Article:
Mike Huckabee’s full reaction to Barack Obama’s Tuesday Speech, courtesy of Andrew Sullivan. Huckabee wins my Easter Decency Award.
“We’ve gotta cut some slack to people who grew up being called names; being told you have to sit in the balcony when you go to the movie; you have to go to the back door to go into the restaurant; you can’t sit out there with everyone else, there’s a separate waiting room in the doctor’s office; here’s where you sit on the bus .. . And you know what? Sometimes people do have a chip on their shoulder, and resentment, and you have to just say, “I probably would, too. I probably would, too. And in fact, I may have had more of a chip on my shoulder had it been me.”
I’m one of those people who grew up in privilege. My childhood was a succession of encounters with Black persons. There was Ophelia from Harlem who cleaned our apartment. There were Clemmie and Ermadine. Students at Tuskeegee who came up for the summers and “took care of us” in the country. There was Viola. There was Patsy, Ophelia’s daughter, who baby sat. I remember talking into the night.
Trinity School and Trinity-Pawling where I went for a year, had no Black students. There was a Carl Marazzi and a Dick Steinborn and a Bob Lenzner and a Dicky Paul and a Bill Rewalt, but no Black student. It was the ’40s.
When I got to Exeter, my closest neighbor was Black. This was 1951. His name is Bob Storey. He is retired now. A lawyer from Cleveland who has a second home in Paris. Bob’s wife sits on the board of a geriatric hospital at Western Reserve which was originally established by a Benjamin Rose in the 19th Century. He was a successful Englishman who returned to England after making a fortune. Childless, his estate was given to support white women in straitened circumstances. The permutations of philanthropy.
At Exeter, Mike McCrary had records of Leadbelly, Cisco Houston, Woodie Guthrie, Pete Seeger. I had come to the awareness that Andrew Sullivan apparently came to. His blog says “no party or clique”. My remark then, and since, was that I had access to cliques. In, but not of.
There were cynics and responsible sorts at Exeter. I shuttled between and among. I had no religion. Racism was not a word I had ever heard.
When I was 17, I drove down to Virginia to Farmville, a bastion of segregation not far from Richmond. I ferreted out information on the problem. I am not sure why. I was interested I guess.
At Williams, there were some Black students, a handful. I never knew them. I did not get into a fraternity. Then I did.
In my sophomore year I was strongly alienated from the college and beginning for the first time to apply myself to studies. I ended up gravitating toward the interests of my roommates Phil McKean and Don Morse — Christian student stuff. I went farther. I ended up becoming consciously Christian. I ended up working at a place called Camp Rabbit Hollow in Winchester, NH.
There I met Beth Turner. She was from Chicago. She was Black. She wrote me a note that said she was falling in love with me. We got together. She was engaged. I had never felt freer than I did during that period. Something had happened to me in relation to my Christian faith, before coming to the camp. A liberating communion.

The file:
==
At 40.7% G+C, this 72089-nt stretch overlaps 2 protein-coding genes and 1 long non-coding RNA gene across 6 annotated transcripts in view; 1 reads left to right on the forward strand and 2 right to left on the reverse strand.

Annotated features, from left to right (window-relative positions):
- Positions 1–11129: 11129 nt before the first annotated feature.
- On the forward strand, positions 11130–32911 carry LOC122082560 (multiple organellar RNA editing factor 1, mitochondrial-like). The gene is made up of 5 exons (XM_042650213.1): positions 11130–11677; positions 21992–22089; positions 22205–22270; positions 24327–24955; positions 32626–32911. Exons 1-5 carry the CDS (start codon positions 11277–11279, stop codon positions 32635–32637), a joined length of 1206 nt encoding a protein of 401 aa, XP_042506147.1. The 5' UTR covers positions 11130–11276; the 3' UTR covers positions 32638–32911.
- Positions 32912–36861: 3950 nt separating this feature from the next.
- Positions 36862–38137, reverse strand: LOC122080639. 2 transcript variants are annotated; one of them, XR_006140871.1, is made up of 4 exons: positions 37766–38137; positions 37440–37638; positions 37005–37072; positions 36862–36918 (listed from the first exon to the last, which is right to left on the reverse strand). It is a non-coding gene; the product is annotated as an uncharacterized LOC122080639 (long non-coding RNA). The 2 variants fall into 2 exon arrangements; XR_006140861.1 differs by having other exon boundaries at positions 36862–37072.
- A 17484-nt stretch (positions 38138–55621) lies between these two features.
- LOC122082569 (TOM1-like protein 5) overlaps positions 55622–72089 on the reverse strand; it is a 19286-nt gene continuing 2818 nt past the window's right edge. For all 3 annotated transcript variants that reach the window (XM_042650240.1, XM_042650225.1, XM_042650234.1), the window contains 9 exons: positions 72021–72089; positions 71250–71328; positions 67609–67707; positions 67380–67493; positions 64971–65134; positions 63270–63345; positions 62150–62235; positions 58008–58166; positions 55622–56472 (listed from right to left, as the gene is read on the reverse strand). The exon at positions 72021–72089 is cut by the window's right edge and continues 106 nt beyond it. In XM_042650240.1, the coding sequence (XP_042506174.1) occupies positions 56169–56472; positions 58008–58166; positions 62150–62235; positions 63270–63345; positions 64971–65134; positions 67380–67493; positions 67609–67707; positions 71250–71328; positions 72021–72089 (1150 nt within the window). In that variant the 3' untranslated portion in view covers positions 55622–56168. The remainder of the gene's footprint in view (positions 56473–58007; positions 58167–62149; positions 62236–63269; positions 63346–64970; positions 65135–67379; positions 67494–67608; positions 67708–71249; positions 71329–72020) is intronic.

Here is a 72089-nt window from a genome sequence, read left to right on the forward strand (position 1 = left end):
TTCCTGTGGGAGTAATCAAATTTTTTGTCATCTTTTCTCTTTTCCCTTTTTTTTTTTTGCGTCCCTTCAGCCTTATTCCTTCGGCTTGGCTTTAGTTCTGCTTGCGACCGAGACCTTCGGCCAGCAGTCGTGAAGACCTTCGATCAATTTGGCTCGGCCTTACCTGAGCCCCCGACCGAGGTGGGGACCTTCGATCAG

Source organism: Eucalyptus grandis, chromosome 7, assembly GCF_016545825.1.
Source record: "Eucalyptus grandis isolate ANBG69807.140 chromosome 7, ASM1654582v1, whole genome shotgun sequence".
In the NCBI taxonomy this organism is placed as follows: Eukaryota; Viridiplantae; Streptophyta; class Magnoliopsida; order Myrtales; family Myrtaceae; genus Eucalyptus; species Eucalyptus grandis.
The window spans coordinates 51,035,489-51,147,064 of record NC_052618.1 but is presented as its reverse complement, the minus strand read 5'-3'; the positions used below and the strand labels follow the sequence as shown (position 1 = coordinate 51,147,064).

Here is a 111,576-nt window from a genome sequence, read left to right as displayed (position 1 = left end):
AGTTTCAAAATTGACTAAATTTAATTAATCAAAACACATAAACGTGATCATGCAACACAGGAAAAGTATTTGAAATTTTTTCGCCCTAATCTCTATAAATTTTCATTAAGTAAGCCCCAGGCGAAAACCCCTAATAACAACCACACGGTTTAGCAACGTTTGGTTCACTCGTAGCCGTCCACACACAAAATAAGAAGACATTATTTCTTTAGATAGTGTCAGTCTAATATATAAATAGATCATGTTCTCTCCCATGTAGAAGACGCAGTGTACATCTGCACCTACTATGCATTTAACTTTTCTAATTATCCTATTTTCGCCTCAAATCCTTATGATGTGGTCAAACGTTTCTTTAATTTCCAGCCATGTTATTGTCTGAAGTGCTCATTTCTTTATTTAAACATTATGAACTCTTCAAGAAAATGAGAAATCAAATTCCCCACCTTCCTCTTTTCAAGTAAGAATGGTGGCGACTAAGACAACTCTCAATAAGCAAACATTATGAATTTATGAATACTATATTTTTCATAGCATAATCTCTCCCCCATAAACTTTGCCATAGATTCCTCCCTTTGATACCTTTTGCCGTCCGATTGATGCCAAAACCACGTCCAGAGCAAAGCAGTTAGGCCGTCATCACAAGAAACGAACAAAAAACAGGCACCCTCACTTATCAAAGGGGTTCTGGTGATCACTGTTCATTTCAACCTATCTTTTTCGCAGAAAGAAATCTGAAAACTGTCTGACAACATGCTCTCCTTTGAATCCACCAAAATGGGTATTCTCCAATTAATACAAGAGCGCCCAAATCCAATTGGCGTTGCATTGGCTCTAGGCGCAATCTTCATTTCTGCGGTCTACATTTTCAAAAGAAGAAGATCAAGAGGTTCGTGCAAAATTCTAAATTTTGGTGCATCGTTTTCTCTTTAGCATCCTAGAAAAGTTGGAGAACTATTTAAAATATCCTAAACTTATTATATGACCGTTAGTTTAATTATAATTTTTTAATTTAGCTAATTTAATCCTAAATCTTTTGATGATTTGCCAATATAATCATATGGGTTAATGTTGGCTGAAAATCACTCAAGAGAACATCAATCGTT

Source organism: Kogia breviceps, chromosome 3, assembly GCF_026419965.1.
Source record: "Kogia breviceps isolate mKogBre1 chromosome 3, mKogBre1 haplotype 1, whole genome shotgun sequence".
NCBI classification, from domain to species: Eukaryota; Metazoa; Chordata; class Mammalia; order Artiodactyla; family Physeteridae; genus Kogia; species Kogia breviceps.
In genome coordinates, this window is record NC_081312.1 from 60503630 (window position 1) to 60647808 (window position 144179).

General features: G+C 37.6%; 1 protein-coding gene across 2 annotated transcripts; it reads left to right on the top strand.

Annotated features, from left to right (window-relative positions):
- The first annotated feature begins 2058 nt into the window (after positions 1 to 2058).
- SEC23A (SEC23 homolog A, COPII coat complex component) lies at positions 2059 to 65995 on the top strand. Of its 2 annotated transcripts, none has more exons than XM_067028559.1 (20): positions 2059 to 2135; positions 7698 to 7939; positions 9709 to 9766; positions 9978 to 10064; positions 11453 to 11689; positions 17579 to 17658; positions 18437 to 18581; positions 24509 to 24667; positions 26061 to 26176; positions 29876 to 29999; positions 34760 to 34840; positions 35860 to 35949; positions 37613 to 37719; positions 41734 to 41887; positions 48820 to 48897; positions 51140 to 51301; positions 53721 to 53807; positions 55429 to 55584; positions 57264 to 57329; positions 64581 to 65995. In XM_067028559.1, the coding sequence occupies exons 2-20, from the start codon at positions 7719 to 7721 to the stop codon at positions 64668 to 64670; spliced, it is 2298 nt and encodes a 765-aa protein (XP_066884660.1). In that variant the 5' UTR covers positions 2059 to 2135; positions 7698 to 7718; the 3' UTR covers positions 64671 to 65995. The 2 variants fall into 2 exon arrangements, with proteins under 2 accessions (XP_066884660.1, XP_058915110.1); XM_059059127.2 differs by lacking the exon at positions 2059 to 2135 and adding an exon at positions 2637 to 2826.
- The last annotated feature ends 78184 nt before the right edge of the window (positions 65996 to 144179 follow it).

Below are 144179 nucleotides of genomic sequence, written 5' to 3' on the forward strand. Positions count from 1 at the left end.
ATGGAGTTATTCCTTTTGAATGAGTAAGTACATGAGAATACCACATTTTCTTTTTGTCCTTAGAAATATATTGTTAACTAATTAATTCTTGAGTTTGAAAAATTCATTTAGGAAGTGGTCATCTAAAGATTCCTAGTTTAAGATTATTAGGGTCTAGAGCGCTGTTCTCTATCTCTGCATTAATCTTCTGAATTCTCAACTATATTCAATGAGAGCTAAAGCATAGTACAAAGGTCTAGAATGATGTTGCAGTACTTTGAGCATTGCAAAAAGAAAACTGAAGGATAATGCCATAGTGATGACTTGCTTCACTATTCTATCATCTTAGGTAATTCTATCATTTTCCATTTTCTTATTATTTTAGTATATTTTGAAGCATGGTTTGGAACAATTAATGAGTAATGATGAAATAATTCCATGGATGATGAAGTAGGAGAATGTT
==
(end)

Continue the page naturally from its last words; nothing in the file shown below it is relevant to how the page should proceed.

Everything that happened while I was at Rabbit Hollow was like floating on a different plane. Beth was a student at Grinnell.
The person behind the camp was the Rev. James Robinson — one of the great Americans of the 20th century.
When I got back to Williams, Beth and I corresponded. I am sure we skirted around the issue of continuing our relationship. But I felt I was too young to get married and I knew she was marriage-bound. We would remain friends, with little real communication, until her death.
The same year, it was now 1958, my fraternity refused to consider a West Indian. I protested. The head of the fraternity, now a history Professor at the college, told me if I felt that way I should leave. So I did. When I resigned it set off a small movement and was eventually part of the history of the abolition of fraternities at Williams.
I moved in with Bill Coffin who was the college chaplain. Some fraternity guys shot out the front window of the house. Coffin jokingly said, If you want Rose, he lives in the back.
Quite alienated from any thought of going into business or law, I ended up choosing to go to theological school and ended up at Union Theological Seminary in New York. I did not like it academically. It reminded me of a high school that I had never attended. My main contact with Black persons was with kids. There was Boyd Canton at Rabbit Hollow. My all time favorite. And kids from the children’s ward at the N. Y. State Psychiatric Institute where I worked as an attendant.
When I finished Union, I was married. We had our first child, Diana. John Collins urged me to join the Student Interracial Ministry. I did.
We went to Nashville and I was the assistant minister at the First Baptist Church (now Capitol Hill).
The minister was Kelly Miller Smith. Kelly was also head of the Nashville Christian Leadership Conference. I spent the summer working at the church and picketing H.G. Hill with folk like John Lewis, Diane Nash and others who became luminaries of the civil rights movement. Joe Carter from Brooklyn and I integrated the Holiday Inn after sitting in the restaurant for an hour or so.